14. I started woodworking when i was seven. MY father worked as a Weaver in a wollen mill, he was a verry skilled man in his trade.He also figured i would follow in his foot steps but i wanted to be a carpenter. So as i had kept onworking with wood making various things he was verry impressedfor seen what i have made. Iwas in parochial school in eight grade. Iwanted to go too Public school, and my dad was against it,I beged and beged so much I entered the Ninth year in public school. myshop teacher was MR ED HART at VAN RENSSELAR n.y. He was My insperation to continue in industrial arts to becone the Retired carpenter that i am to day At age 63 Mr heart was supprised of my skill and knowlage i had of the various trades. when i had a study hall twice a day Mr heart Would write me a shop pass, soevery day i had 3shop classes. I was so involved in Woodworking that Ihad enrolled into Night adultnight school woodworking classes twice a week fore 2 years Fall and winter,philip schyler high in albany n.y. later on wanted too join the local carpenter’s union. Busisness Agent Tom Hamell said If i could find a construction co whould pick me up as an apprentice come back and see him. So i had knew a General Fore man his was LAURANCE ALVARRO. I knew larry through his daughter who i had met while playing in a band.Larry talkedb to me and said ill talk too the boss and see if i can get you started. Also i had gone to Mr. ED HEART and asked for a letter of Recomdation four which he was supprisedthat i would ask. Well come in joe, we sat down and he wrote it there on the spot. I had a SMILE ear to ear. After i had a yes from larry, I had gone back too see Tom Hammel at the union hall HE was really Impressed with the letter from MR.HEART I know this is a vrrry long comment but if it wasent fore INDUSTRIAL ARTS CLASS AND A TRULLY DEDICATED TEACHER AS MR.EDWARD HEART.I and abunch of shop mates who worked construction or whom started their own Buissness would thank MR. ED HEART. from their i Was a Housing -foreman with a crew of 30. we would put out 2-3 pannelized homes a day, when we had the orders, on slower days we made stock trusses stairway’s garages sheds and many outher componnets.a few years went bye and i desided to join the state work force.i had taken a cut in pay,but i had a Retirement plan sick leave health insurance 40-hrs a year personal leave vacation and holiday’s off.worked on special projects such as the lead man on the Viet NAM MEMORIAL fore wich 5-Young men i grew up with lost there Lives,Fore one of them was one of my best friend’s. I ran the Empire state plaza MAin Stage And ice skating rink. worked on a base fore Albany History and ART Jason SEELY SCULPTURE Under the Direction of TAMMAS GROFF Curator.also hung millio’s of dollors of art work at the plaza put in Lamp post stantions along the walkway west to east on the south side of the Govenors Mansion when governor Huge Carrey, was in office. worked on governor cuomo Inaguration ranthe crew in the carpenter shop alot of stuff has to be made custon by hand to hold an event so hugh. worked on the state capital red room resturation the blue room or pressroom under the direction of ALBERT BARVETTI CAPITAL ARCHETECT. and many outher jobs i had done ,last one was a DESK in THE HALL OF GOVERNORS,FOR whume You Will BEE GREATED By STATE POLICE.I and a partener lenard lupe had done the democratic convention fore Governor CUOMO 2nd Run. lenny did the brake away rail on the main stage and joe did the press box sound proof offices Under the Direction of ANDREW CUOMO.too look similar to the calafornia democratic Convention. From thrir ran the carpentry side of the inaguration. Building a new Dias, a 10′ wide stairway toothe stage, and building two wp side down stair way’s to bee covered in felt, and filled with flowers to go on each side of the main stairway.later on my jouney I was assigned to the GOVERNORS MANSION Inthe second year of governor Pataki. WE put NEW windowes in the mansion,and over the 11yrs i was their we remodled the Pool House the varanda at the pool house the weight room,tore down half of a green house and made an upper weight room,and the governors locker shower and private bathh room all leading too the rosevelt pool house. beside doing all my regular duty’s fixin this and fixin that, also hehping the chef’s making such things as step’s, tray’s with mirrors,frute trees and various other pieces. the last big Job was removal of the 145′ of railing and paneled boxes too enclose the pilasters for which the collums wrap arround to hold up the headers for which the roof rafters shethed and standing seem copper roof.all the railings and panels were made in between jobs my apprentice was David stwart, a man who appriciated too learn Wood working, when we finished the varanda dave was called to the outher side.thank you dave for working uoder me as my apprentice. shortly dave was promoted. welllast but least,weare too have a new governor. governor pataki had just moved out and it was ready too set up for the new GOVERNOR ELLIOT SPITSER.staff was told what we all had to do before INAGURATION NIGHT and we had gotton the job done. Ihad asked for dave but he was really tied up with preporations on the other side, Soi asked for WALTER ARDEWICZ, we all call walt a to z what a great man too work with. Ondecember31 All the staff met the whole family Including Elliot’s MOM and DAD and faimly and Friends on both sides,When walt and I returned to the room just outside the GOVERNORS SUITE Elliot came over to walt and me Personally thanked us for what we have done too recieve him and his family into the GOVERNOES MANSION. The 22-nd of march i Retired. I would like for COMMISSIONER JOHN EAGAN OF N.Y. OFFICE OF GENERAL SERVICES four hiring me for I told you mr eagan i have respect drive to get the job done as o.g.s. motto was can do. so was mine when i was in the NAVY SEE BEES!MOTTO CAN DO WE BUILD WE FIGHT. IN my closing I have served as a CARPENTER, MILLWRIGHT, DOCK BUILDER PILE DRIVER MONKEY MAN ON AN A FRAME, CABINET MAKER,AND WOOD WORKER. I also am a member of THE NORTHEAST WOOD WORKERS ASSOCIATION. what a great organization to belong too.So IF I didnot have the drive to say to my dad I would not have gotton this Far without MR. EDWARD HEART INDUSTRIAL ARTS TEACHER AT VAN RENSSELAER HIGH. Its so great to possess the skill’s and skill level i have acheaved in my journey in carpentry and wood working.i made my living doing my hobby.and a lot of people hate to go to work every because they do not enjoy their work, you all have seen it one time or another there their for the check. in my case it was a great adventure without political connections it was abouit skill.so when your school want’s to ommit Industrial Arts tell them that industrial arts programs are really needed to train young men and women for a great future. not that special track torunarround or that new pool olympic size invest in our future in Industrial Arts Thank You So So much for this extreamly long comment sincerely Joseph p.Clemens.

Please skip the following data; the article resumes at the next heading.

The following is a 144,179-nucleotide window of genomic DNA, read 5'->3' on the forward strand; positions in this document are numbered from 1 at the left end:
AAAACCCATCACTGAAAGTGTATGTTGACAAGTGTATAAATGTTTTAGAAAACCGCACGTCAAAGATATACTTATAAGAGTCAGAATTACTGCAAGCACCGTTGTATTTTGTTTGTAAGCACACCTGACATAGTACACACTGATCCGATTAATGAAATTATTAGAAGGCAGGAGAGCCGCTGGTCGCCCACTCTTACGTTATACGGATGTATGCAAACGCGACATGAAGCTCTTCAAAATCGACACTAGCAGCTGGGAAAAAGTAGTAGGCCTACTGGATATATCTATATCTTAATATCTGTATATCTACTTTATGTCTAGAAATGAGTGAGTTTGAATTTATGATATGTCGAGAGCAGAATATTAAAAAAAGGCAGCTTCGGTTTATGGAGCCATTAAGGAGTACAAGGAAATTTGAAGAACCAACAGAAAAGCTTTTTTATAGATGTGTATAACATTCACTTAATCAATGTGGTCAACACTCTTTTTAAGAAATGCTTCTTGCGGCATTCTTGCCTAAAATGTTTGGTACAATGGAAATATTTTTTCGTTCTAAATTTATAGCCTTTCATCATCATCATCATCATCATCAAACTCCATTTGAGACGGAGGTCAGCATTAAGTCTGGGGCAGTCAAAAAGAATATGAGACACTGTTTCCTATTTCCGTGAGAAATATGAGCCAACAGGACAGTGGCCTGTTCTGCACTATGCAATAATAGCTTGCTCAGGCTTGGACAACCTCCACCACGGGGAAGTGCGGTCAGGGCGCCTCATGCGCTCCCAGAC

15. To my eternal regret, my high school did not allow girls to take “shop” (nor were boys allowed to take home ec). I took up woodworking by working at a place that refinished, repaired, and restored antiques. Many years later, I have my own shop and do my own projects—whatever pleases me.